One morning, Jack wakes up and sees the silhouette of a suspicious person in his room. The mysterious figure who appears meaningfully in front of Jack is a setting not found in the novel. Of course, at the end of the film, it is revealed that this man was ‘Mr. Grey’ involved in the plot of the pill Babette (Greta Gerwig) takes. The man also seems to be the embodiment of Jack’s existential fear of death. After a toxic gas leak incident, Jack is sentenced to exposure to toxic substances and lives a life close to death. But even before his accident, Jack had a vague fear of death. “Some people are bigger than life. Hitler is bigger than death. You must have thought he (Hitler) would protect his teacher (Jack).” Murray saw the fear of death latent in Jack’s unconscious like white noise, and saw Jack trying to disguise his fear as Hitler’s presence. The film explicitly tries to overlap Hitler and Jack. In the scene where Jack is giving a lecture, the projector’s light projecting Hitler’s face falls precisely over the outline of Jack’s face. It is a form of expression unique to the film that does not exist in the novel.

novel cover.

<화이트 노이즈> If the whole story is narrowed down to the story of the family, it can be roughly summarized as the journey of Jack questioning the identity of Babette’s medicine and facing the truth. Dyla, a drug delivery system with advanced technology, is a drug designed to eliminate the fear of death. Babette was selected as a clinical trial subject because her fear of death was more severe than others, and obtained Dyla through sexual dealings with Gray, who was in charge of her. After learning the truth about her, Jack visits the motel with a plan to murder Gray. In the novel, Jack endures all the incidents and settlements alone, but not in the movie. The moment Gray pulls the trigger at Jack, Babette suddenly appears from behind Jack. The two men deal with the crisis together and restore their estranged relationship by shedding blood side by side. The film is the result of a choice that puts weight on a family drama rather than an individual’s existence.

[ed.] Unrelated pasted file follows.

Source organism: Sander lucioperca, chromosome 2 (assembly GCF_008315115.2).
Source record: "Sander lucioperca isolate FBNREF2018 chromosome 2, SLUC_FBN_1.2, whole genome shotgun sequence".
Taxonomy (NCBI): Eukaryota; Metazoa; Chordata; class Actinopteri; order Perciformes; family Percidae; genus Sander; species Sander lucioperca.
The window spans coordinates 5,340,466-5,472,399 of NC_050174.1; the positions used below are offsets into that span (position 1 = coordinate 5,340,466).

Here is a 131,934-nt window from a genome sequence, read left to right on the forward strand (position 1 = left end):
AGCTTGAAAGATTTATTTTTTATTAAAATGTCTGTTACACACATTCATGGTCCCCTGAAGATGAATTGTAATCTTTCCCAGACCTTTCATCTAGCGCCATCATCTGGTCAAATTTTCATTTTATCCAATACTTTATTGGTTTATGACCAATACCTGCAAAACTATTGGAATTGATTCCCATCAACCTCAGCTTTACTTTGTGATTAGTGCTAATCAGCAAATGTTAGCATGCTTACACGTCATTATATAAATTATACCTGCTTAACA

Meanwhile <화이트 노이즈>The final destination in both the novel and the movie of <#2> is the supermarket. The supermarket is a place to recover the wounded soul of capitalism surrounded by preconscious pleasures. However, at the end of the novel, the supermarket is subtly different. The shelf was changed without notice. People wander among objects, losing their sense of direction and position in front of an unfamiliar shelf. Meanwhile, instead of hinting at signs of neoliberalism like in the novel, the film arrives at a nihilistic ending that urges us to return to the middle of the supermarket and forget about death. There are no wrinkles of existence to be found in the virtuality maximized in the exaggerated gestures of people walking around the supermarket repeating the set choreography. The Reagan administration period in the 1980s, when the novel was written, and the current post-pandemic period are quite similar in that they suffer from a rapidly conservative society and various conspiracy theories. However, there is an irreversible difference in the type and nature of the media through which the spirit of the times is propagated. Therefore, Baumbach’s montage overlapping the 1980s and the present America will inevitably cause faint white noise.

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Jack wakes up from his dream and hears Babette’s voice chanting “panasonic.” Coincidentally, what you see at this time is an electronic watch with the Panasonic logo on it. Panasonic, the name of a Japanese electronics company and a transnational trademark, also means that all sounds can be heard, and here it also implies ‘the sound of panic’. What gives the capitalist word such a significant moment is <화이트 노이즈> It also resonates with the aesthetics of the whole.